“Pennsylvania’s poor economy and high joblessness have produced an increase in hunger among working families, children and seniors. As governor, I would increase support for the State Food Purchase Program so Pennsylvania families — especially our children — don’t go hungry,” McGinty said.
McGinty also encouraged residents to support their local food banks and learn more about the need for additional food assistance by visiting Hunger-Free Pennsylvania at www.hungerfreepa.org or Feeding Pennsylvania at www.feedingpa.org
Both nonprofit organizations are statewide anti-hunger organizations serving all 67 counties.
Meanwhile, McGinty released a poll that showed Allyson Schwartz in the lead, but McGinty with the potential to build support.
The poll was conducted by GarinHartYang Research Group of 506 likely voters in next year’s Democratic primary. It gave Schwartz 25 percent and three other candidates - McGinty, state Treasurer Rob McCord and York County businessman Tom Wolf - 6 percent apiece. Fifty-seven percent were undecided.
A polling memo indicated that 87 percent of people polled found it “extremely appealing” that McGinty, former secretary of the state Department of Environmental Protection, is an environmentalist and a job creator. Fewer people, the survey showed, found it appealing that Schwartz has been in public office for more than 20 years.
The memo pointed to Schwartz’s name recognition advantage in the Philadelphia media market as the reason she leads the poll. It argued that McGinty’s numbers will rise when people learn that she is the ninth of 10 children of a Philadelphia police officer and restaurant hostess and that she worked in the Clinton administration and as an aide to then-U.S. Sen. Al Gore Jr. She is a Rhawnhurst native who attended Resurrection of Our Lord Grammar School and St. Hubert High School.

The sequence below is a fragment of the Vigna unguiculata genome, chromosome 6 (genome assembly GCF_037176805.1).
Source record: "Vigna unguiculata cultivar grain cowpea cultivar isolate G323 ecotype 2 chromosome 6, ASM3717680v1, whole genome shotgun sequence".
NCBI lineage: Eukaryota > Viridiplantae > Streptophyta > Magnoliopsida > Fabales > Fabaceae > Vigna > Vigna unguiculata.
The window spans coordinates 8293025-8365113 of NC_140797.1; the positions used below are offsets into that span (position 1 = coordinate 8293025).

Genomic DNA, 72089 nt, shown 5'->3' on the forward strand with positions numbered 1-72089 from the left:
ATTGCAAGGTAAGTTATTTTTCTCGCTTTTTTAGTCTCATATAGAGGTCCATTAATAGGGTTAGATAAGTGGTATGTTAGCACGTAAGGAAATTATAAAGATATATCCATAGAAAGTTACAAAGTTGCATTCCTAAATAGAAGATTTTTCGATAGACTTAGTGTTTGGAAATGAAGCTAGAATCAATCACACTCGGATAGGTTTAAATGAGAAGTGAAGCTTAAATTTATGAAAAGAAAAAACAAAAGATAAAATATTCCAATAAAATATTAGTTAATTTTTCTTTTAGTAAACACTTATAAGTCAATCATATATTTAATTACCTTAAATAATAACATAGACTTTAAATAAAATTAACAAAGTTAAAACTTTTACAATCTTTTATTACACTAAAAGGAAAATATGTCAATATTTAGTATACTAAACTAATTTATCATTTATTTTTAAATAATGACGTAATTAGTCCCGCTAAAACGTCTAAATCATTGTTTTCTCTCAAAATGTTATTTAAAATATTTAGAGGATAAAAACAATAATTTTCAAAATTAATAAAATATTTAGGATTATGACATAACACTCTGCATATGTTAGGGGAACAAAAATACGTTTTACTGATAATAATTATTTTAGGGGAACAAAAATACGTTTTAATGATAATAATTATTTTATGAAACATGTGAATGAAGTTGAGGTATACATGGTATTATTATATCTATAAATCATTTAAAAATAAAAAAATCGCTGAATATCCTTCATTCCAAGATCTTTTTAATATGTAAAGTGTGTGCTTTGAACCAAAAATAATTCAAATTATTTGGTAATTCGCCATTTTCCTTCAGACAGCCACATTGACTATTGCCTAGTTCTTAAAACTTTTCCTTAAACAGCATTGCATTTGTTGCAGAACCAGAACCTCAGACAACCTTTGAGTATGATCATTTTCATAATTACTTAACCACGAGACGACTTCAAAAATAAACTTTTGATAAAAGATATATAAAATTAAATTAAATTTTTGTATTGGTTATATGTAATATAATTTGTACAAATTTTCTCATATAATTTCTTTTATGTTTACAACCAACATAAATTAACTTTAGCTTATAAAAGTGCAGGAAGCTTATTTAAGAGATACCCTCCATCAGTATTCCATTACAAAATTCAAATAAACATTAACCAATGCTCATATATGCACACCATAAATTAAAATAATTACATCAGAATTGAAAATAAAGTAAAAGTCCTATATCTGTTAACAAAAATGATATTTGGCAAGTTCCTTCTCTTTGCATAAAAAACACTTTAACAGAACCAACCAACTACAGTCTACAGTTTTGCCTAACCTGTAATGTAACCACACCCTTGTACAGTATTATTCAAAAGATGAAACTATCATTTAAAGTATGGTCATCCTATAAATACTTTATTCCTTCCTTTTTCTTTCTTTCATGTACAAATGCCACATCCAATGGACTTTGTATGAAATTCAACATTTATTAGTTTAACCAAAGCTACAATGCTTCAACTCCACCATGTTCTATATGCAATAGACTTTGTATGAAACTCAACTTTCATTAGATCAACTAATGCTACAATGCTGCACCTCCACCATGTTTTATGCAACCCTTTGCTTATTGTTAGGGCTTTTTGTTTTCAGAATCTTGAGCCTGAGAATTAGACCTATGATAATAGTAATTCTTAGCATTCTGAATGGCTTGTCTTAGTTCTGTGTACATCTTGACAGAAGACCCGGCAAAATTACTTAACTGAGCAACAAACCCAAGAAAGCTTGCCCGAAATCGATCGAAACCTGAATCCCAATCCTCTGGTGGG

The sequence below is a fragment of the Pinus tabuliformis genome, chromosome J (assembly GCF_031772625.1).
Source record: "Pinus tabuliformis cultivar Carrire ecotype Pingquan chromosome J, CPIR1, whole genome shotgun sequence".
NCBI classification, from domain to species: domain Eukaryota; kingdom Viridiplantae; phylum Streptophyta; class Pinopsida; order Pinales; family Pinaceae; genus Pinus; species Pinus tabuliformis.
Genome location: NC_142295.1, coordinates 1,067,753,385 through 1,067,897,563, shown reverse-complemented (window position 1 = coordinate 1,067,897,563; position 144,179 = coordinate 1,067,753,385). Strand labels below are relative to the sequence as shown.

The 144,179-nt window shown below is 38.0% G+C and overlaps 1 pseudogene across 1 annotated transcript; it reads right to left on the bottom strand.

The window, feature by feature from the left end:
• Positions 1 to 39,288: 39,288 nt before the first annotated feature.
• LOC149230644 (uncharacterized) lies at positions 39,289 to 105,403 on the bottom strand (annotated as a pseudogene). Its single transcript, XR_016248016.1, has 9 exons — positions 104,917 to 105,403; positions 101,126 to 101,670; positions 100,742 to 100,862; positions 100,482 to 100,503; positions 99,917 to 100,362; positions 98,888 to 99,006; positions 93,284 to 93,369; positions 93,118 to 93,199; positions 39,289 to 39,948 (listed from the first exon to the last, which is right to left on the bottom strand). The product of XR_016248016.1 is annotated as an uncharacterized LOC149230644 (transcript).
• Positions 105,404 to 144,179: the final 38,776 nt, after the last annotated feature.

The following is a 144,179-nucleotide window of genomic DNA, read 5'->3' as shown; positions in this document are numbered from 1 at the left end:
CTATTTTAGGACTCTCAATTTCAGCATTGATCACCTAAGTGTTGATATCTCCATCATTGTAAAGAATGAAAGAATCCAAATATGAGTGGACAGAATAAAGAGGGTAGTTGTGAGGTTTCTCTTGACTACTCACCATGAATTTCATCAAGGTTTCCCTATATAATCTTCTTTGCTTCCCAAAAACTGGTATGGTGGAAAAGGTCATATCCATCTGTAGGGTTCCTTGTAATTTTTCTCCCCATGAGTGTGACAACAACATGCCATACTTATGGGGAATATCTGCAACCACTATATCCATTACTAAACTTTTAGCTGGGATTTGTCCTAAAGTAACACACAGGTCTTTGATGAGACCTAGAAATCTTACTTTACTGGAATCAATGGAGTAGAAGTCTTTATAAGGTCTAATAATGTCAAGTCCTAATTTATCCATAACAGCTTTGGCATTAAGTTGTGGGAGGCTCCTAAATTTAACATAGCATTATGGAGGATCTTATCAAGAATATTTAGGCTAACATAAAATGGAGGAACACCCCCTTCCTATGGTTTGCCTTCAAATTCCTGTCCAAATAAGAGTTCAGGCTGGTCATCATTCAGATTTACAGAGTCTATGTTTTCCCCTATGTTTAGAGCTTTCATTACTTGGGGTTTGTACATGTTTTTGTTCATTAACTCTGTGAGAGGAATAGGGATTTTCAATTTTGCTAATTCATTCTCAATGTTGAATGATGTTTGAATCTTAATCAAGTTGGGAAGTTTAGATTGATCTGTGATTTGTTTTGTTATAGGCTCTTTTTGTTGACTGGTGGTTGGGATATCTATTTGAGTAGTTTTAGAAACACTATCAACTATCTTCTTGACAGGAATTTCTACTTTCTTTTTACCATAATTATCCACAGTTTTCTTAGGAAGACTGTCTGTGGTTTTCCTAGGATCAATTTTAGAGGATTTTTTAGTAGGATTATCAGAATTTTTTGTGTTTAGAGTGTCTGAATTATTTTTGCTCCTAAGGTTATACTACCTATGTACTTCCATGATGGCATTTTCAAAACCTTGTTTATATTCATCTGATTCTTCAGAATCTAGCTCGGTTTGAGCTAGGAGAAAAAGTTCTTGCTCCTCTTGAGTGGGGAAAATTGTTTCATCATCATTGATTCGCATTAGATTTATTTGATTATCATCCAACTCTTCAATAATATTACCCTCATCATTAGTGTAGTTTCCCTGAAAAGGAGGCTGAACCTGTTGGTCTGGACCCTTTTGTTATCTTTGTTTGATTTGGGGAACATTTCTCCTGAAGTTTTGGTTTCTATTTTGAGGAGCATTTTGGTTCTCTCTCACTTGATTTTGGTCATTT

The poll did not include other announced or likely candidates, such as state Sen. Mike Stack; Allentown Mayor Ed Pawlowski; Lebanon County Commissioner Jo Ellen Litz; former DEP secretary John Hanger; and Max Myers, a pastor, author and businessman from Cumberland County.
City Councilman At-Large David Oh has introduced legislation to amend the “Resign to Run” provision that was placed in the Home Rule Charter when it went into effect in 1952.
Currently, as the law is written, elected officials in Philadelphia must first resign from their offices if they want to run for any other offices. According to Oh, this law limits the strength of Philadelphians to influence decisions made in Harrisburg and the region.
“If any other elected official from a township, city or county wants to run for another elected office, they do not have to resign their current office to do so. However, if an elected official from Philadelphia wants to run for another elected position, they have to resign from their city office first. By eliminating this provision in the City Charter, we are leveling the playing field for Philadelphia residents and businesses to be better represented,” Oh said.
The amendment would not go into effect until Jan. 1, 2016, so that the next mayor’s race wouldn’t be affected. Also, the amendment says that while someone does not have to resign to run for a new office, they cannot run for re-election and a new office at the same time.
“This is a good-government, positive public policy bill. I have introduced this legislation with the support of the Committee of Seventy and the Ethics Board,” Oh said.
“Philadelphia is the economic engine to the Commonwealth of Pennsylvania, and we have talented and passionate elected officials who could very effectively represent the interests of the city if they have the opportunity.”
The Men’s Club of of the Congregations of Shaare Shamayim is holding a “Meet the Candidates” brunch on Sunday, Oct. 27, from 9 a.m. to noon, hosted by Ruth Horwitz and former state Sen. Bob Rovner.
Brunch is at 9, and candidate talks begin at 10.
The Synagogue is at 9768 Verree Road, in Bustleton. ••